First of all, let me thank Director of Service Development Martin Hodgson for posting such excellent and thought provoking blogs these last two weeks.
If he’d blogged one day later, Martin would have told you that last Saturday we achieved 95 per cent of patients attending A+E being seen, treated or discharged within 4 hours. This is the first time we’ve achieved this in some months. Yes, we haven’t achieved it every day but our figures this last week for 4-hour performance are significantly better than in previous weeks, and overall our Trust performance against the 4-hour standard for the last six months is becoming consistently better than what we achieved in the previous two years.
In fact, this Wednesday we treated and discharged 100 per cent of patients within 4 hours at both Blackburn and Burnley Urgent Care Centres and the Accrington and Rossendale Minor Injury Units. This really is an excellent performance in which so many staff play a part. By this I mean discharges are better managed, our Home First service is having a significant effect, our new acute care pathways and frailty care (OPRA) are having an impact, our ED processes are slicker, our Ambulatory care pathways see more patients and the new Surgical Ambulatory Emergency Care Unit (SAECU) is making a difference. A really big thank you to everyone involved.
Talking of ambulatory care, ELHT has been selected for a national pilot of Ambulatory care units as part of the “national accelerator programme”. We were chosen to participate because ELHT is recognised as being a leader in this area, having established a great model for ambulatory care. And being involved means we’ll be helping to set the national trend.
More good news arrived with the latest statistics released by NHS Improvement which show that ELHT was in the Top 10 trusts nationally for protecting patients by undertaking VTE risk assessments on admission to hospital. In numerical terms, over 99 per cent of our patients were risk assessed for VTE in the last 12 months. Thank you to everyone involved for their dedication and for encouraging, challenging and motivating staff and teams to collectively lead on this harms reduction initiative.
I had an excellent day on Thursday at the annual ELHT/UCLan Medical Education conference. Now in its 5th year, this was the biggest conference to date and great to see a full room at Ewood Park. Considering we started taking 30 medical students a year and now we welcome over 100, it’s very good news to have more doctors, with many being local residents who will be able to work at ELHT in the coming years. UCLan was a new medical school, starting from scratch, and July 16th 2020 sees their first ever ‘new doctor’ graduates. It will be a proud day for ELHT too as we celebrate the graduation of these new doctors who have had almost all their clinical training at our Trust.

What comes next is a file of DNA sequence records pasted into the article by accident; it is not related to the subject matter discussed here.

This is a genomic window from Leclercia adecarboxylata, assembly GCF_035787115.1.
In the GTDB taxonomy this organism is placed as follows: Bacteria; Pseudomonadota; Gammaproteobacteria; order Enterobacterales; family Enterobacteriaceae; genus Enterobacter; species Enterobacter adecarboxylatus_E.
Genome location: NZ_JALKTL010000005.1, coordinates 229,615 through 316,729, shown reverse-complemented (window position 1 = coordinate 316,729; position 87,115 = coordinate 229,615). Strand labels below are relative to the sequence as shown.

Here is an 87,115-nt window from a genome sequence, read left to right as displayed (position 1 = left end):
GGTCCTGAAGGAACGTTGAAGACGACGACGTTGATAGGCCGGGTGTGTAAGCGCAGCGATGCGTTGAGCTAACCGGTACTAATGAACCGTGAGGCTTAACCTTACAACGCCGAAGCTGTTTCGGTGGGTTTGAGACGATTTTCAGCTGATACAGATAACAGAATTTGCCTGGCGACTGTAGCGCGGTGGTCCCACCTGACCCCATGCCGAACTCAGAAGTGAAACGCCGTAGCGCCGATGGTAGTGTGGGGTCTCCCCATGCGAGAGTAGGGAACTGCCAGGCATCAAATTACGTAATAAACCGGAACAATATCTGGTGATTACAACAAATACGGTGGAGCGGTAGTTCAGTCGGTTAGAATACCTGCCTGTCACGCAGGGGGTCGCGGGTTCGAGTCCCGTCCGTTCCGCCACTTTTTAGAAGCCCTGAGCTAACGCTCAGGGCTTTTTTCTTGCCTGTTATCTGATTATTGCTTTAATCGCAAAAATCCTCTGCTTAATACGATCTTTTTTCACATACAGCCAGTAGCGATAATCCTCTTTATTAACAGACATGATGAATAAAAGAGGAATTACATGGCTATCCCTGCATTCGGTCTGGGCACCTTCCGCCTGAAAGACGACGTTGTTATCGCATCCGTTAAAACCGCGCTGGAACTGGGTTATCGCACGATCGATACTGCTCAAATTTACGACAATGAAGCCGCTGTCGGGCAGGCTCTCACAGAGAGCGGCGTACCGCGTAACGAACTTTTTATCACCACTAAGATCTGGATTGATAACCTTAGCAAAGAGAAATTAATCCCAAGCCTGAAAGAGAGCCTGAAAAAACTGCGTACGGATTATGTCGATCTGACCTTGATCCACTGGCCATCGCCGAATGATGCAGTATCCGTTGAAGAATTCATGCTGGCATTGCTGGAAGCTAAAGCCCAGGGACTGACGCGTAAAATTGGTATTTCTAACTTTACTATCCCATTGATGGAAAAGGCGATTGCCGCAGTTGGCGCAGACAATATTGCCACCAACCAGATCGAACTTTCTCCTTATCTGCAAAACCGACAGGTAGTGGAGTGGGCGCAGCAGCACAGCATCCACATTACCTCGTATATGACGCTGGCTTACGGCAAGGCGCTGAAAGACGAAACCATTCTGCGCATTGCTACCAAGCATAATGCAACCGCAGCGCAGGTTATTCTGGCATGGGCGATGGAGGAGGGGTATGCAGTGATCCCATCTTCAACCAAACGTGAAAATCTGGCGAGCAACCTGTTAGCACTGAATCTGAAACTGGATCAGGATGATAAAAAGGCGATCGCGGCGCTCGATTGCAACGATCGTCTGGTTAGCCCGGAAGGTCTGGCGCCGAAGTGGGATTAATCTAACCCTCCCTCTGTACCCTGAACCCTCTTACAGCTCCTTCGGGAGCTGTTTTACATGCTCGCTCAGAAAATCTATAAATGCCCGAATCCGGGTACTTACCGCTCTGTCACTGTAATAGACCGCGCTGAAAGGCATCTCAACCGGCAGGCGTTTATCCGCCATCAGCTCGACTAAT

On Tuesday evening we had a positive meeting with over 50 GPs from Pennine Lancashire which included a discussion aimed at ‘breaking down the barriers between primary and secondary care’. Integrated working like this is really important as GP practices are now clustering together into local networks, each serving 30-50,000 population sized localities, and our Integrated Neighbourhood Teams play a full part in supporting these new networks.
More good news coming from the increasing integration between health and social care services is that our Infant Feeding Team are celebrating the success of their partners at Lancashire NHS Foundation Trust and Blackburn with Darwen Children’s Centres who this week received ‘Baby Friendly’ accreditation from UNICEF UK. You can keep up to date with local ‘baby’ news – including events and advice during Celebrate Breastfeeding Week – on our dedicated Twitter feed, @BabyELHT.
Simon Stevens, the Chief Executive of NHS England made a speech earlier this week which received a lot of coverage in the health service and national media. Simon highlighted that there are not enough hospital beds in acute hospitals to cope with the rising demand. We will have to see how this translates into actions, funding, new pathways of care etc. I suspect this is a message that will not come as a surprise to a lot of you!
What’s clear is that we will need to consider more beds, but we will also need to consider better care in the community delivered through our primary care networks, to keep the elderly and frail at home and also better intermediate care services to help keep people out of hospital where possible.
If it’s Friday, it’s almost the weekend….and a BIG weekend for the hundreds of people taking part in the BIG NHS Walk, organised by our charity ELHT&Me. On Sunday morning, two 12-mile walks will set off from Burnley General and Royal Blackburn hospitals with one goal….raising funds to help ELHT&Me provide those little extras which improve the experience for our staff and patients. It’s not too late to sign up, help a great cause and enjoy a stroll through the beautiful East Lancashire scenery this weekend.